Taxes and Water Scarcity Force a New Deal

Purchase of Marigold mine, water access problems and new mining tax in Mexico delay Pitarilla project.

Feb 26, 2014 at 10:47AM

Silver Standard Resources' (NASDAQ:SSRI) Pitarilla project in Mexico, was long viewed as a source of future growth for the company. However, the recent announcement of the purchase of Marigold mine from Goldcorp (NYSE:GG) and Barrick Gold (NYSE:ABX) has changed the near term outlook for Pitarilla.

Money is spent on Marigold
Silver Standard Resources will pay $275 million of cash for Marigold, which is operated by Goldcorp before the closure of transaction. Prior to the announcement of the deal, Silver Standard Resources sold Challacollo project in Chile and San Augustin project in Mexico, further strengthening its liquidity position.

The company finished 2013 with $416 million of cash on its balance sheet, so it has sufficient funds at hand to finance the transaction. The use of its own cash frees Silver Standard Resources from the necessity to borrow money on the debt market or issuing equity. However, the money spent on Marigold could have been money spent elsewhere, for example, at Pitarilla.

No open pit at Pitarilla in the near term
The crucial moment for Pitarilla's near future happened when Mexican government imposed additional taxes on miners. Together with deteriorating gold prices, this tax has hurt the economical foundation of the project.

In its recent earnings call, Silver Standard Resources estimated total necessary capital spending at Pitarilla at $750 million. Last year, the company spent only $9.5 million on the project as it was cautious to spend money in light of falling gold prices.

The hurdles don't stop with gold prices and taxes for Pitarilla, either. Just like with Barrick Gold's Pascua-Lama, it has a water problem. However, there are several important differences with Barrick Gold's case. First, Silver Standard Resources did not put much as much money into the project as Barrick did. Second, Barrick is facing environmental regulations to build a water management system, while Silver Standard Resources cannot access the necessary water at all.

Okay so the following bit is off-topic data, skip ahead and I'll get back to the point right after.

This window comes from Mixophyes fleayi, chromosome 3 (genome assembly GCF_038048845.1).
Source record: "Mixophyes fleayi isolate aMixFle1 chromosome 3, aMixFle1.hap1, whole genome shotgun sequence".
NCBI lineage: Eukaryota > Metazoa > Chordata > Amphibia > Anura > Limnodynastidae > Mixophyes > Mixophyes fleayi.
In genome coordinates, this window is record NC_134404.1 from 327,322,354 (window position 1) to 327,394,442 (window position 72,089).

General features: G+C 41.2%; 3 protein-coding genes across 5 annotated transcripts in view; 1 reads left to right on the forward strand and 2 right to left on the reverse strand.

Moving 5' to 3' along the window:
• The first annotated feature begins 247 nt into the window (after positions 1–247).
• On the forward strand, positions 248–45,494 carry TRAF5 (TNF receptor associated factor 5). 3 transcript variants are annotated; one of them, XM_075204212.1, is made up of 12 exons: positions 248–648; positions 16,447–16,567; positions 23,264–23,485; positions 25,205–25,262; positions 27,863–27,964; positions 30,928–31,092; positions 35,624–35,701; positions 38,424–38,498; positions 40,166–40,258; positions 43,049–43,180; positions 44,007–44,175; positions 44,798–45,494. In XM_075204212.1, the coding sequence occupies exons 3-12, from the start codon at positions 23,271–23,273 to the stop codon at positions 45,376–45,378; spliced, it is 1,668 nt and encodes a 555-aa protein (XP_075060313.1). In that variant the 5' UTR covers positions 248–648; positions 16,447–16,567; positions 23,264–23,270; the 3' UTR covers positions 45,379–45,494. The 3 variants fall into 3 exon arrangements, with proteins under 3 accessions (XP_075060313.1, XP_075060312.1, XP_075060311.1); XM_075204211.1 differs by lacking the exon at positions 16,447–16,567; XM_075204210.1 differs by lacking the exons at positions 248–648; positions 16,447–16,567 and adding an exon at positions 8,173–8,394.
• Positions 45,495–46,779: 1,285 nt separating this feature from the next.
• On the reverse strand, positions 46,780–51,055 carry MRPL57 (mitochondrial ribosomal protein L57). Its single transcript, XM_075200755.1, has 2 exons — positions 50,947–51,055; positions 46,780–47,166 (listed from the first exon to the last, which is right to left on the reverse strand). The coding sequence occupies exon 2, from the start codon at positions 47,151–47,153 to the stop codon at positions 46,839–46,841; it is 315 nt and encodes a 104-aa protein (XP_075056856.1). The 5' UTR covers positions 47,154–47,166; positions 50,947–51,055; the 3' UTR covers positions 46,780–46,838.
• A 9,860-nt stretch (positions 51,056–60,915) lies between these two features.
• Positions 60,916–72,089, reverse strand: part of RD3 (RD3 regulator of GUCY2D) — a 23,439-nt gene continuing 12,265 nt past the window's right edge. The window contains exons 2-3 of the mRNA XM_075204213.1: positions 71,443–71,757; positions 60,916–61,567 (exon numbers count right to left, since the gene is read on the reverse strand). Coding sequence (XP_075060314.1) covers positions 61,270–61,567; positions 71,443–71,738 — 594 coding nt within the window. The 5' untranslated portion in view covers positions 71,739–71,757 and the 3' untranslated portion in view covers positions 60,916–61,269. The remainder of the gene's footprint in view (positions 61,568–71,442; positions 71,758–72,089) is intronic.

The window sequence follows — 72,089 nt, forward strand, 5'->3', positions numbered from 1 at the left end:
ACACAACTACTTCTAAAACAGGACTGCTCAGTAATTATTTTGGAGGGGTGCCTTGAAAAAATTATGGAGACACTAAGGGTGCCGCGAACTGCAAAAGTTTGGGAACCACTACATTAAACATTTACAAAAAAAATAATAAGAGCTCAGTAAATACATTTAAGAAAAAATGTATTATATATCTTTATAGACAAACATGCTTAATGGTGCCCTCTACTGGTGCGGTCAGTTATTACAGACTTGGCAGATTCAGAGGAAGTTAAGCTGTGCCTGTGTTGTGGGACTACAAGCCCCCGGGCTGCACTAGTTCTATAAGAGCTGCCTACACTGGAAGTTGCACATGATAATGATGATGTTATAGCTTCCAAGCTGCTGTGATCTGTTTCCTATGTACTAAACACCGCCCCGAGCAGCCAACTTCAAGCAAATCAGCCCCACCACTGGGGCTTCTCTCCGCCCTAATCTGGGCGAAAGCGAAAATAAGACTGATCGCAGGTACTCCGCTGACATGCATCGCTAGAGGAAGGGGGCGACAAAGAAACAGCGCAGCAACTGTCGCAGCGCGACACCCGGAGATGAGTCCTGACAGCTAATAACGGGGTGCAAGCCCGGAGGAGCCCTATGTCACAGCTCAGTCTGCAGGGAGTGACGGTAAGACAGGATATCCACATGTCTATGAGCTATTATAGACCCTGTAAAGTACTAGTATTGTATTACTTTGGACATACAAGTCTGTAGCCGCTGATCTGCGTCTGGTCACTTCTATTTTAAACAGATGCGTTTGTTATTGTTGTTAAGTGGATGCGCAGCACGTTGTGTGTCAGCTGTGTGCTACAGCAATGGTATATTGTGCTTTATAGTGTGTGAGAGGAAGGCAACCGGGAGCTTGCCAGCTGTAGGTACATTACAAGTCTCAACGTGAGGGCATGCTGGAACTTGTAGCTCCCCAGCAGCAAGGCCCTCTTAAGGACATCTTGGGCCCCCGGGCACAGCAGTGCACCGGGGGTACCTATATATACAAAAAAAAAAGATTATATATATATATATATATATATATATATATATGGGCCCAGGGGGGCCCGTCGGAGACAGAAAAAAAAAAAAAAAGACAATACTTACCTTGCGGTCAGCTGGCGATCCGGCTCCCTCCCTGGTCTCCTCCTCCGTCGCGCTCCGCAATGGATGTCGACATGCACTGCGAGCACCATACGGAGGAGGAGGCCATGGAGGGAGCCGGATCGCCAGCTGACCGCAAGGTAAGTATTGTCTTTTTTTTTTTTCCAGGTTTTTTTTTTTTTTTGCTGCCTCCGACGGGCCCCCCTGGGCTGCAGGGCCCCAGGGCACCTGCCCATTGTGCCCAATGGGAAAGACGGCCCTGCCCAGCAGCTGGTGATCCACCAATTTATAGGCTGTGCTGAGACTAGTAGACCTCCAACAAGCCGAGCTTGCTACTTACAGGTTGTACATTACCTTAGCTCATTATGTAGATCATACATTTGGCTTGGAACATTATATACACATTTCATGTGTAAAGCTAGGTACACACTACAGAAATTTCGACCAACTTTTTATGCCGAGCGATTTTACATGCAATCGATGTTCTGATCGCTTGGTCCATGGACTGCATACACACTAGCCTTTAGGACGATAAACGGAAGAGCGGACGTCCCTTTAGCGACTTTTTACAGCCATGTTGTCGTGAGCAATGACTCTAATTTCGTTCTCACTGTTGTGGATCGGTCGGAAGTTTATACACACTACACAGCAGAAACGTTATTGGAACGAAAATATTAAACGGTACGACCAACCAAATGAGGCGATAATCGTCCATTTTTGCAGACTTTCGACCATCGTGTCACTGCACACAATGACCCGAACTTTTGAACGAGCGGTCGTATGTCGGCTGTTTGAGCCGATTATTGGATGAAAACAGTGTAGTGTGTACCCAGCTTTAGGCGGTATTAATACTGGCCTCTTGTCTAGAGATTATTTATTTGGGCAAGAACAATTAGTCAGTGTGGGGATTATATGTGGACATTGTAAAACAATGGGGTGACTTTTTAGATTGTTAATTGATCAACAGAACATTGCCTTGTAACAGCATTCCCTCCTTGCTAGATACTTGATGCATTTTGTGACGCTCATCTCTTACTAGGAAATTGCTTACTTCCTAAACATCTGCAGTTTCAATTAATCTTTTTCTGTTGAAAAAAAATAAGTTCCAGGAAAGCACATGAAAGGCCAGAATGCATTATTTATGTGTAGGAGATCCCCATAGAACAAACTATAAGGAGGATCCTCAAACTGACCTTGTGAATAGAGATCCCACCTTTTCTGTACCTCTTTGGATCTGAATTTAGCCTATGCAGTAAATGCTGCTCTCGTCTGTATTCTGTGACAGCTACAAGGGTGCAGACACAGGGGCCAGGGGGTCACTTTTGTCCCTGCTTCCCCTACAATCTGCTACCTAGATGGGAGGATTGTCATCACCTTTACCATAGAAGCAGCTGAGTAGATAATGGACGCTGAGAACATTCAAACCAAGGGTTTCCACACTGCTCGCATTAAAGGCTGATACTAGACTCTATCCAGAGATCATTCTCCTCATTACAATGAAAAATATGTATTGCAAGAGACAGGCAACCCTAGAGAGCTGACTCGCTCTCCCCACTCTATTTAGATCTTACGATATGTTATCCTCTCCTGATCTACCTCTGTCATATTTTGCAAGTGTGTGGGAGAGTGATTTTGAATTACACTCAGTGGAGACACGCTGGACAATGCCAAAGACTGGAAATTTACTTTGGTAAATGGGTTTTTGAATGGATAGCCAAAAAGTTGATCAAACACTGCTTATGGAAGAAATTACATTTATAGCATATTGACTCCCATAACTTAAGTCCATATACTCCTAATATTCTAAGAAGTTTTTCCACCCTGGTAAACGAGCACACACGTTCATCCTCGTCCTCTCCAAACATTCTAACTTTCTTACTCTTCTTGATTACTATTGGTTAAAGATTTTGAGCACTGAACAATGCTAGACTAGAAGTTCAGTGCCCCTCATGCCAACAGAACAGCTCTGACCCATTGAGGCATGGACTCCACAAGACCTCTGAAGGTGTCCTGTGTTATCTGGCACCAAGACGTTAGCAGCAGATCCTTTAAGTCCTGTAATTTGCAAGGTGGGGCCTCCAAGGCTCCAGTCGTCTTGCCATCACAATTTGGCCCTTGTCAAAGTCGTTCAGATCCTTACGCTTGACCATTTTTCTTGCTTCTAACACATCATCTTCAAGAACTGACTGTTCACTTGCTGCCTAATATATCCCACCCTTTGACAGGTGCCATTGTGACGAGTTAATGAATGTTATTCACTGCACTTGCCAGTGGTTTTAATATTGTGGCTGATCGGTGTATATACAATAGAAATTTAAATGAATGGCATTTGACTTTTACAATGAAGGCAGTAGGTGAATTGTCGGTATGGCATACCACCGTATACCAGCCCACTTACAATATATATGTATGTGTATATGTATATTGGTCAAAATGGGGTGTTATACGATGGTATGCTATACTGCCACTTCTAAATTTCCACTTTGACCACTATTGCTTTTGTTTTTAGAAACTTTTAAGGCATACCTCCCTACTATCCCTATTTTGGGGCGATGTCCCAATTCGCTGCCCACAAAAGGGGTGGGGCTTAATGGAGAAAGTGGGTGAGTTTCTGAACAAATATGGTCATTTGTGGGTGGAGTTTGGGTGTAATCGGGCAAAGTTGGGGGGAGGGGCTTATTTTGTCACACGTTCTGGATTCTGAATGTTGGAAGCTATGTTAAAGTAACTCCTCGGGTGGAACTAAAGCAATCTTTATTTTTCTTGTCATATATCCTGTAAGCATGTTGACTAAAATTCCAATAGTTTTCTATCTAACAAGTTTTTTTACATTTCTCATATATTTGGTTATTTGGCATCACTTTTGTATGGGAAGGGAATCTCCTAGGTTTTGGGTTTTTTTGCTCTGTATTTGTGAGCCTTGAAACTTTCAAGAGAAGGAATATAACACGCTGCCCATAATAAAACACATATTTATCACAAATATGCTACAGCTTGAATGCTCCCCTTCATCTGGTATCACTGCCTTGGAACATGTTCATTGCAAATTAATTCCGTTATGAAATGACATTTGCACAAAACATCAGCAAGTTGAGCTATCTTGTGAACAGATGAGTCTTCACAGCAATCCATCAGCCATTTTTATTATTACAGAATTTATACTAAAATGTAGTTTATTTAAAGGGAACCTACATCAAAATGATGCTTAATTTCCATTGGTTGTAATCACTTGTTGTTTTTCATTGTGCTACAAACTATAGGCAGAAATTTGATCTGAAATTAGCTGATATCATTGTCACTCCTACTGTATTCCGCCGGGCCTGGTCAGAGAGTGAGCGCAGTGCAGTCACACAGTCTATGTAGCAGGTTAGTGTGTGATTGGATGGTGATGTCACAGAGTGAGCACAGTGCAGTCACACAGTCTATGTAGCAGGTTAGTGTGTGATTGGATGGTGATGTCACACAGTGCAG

As a result, Silver Standard Resources decided not to proceed with the open pit mining at Pitarilla in the near term. Instead, the company is evaluating the possibilities of underground mining, which needs less water and is less capital intensive. It looks like the only option to extract some value from the project, as significant funds were drawn for the purchase of Marigold mine.

Argentinian economic situation adds uncertainty
Until Marigold joins Silver Standard Resources, the company has only one producing mine, Pirquitas, which is situated in Argentina. The mine produced 8.2 million ounces of silver in 2013 and is expected to produce 8.2 million – 8.6 million ounces of silver this year.

Lately, the Argentinian peso has losing its value fast against the dollar. This is positive for peso-denominated costs at Pirquitas. However, the devaluation could boost an already high inflation, which will lead to higher costs.

What's more, Argentina poses obstacles to remove cash from the country. Silver Standard Resources had $20 million of cash in U.S. dollar equivalent in Argentina at the end of the year. This amount is small relative to the whole cash position, and this is good news for Silver Standard's shareholders.

Bottom line
While Silver Standard Resources adds another producing mine, this move likely delays the Pitarilla project even further. However, problems with getting access to water and the new mining tax significantly affected the economics of Pitarilla well before this deal. In this light, the decision to turn the cash on the balance sheet into real production and cash flow looks sound. 

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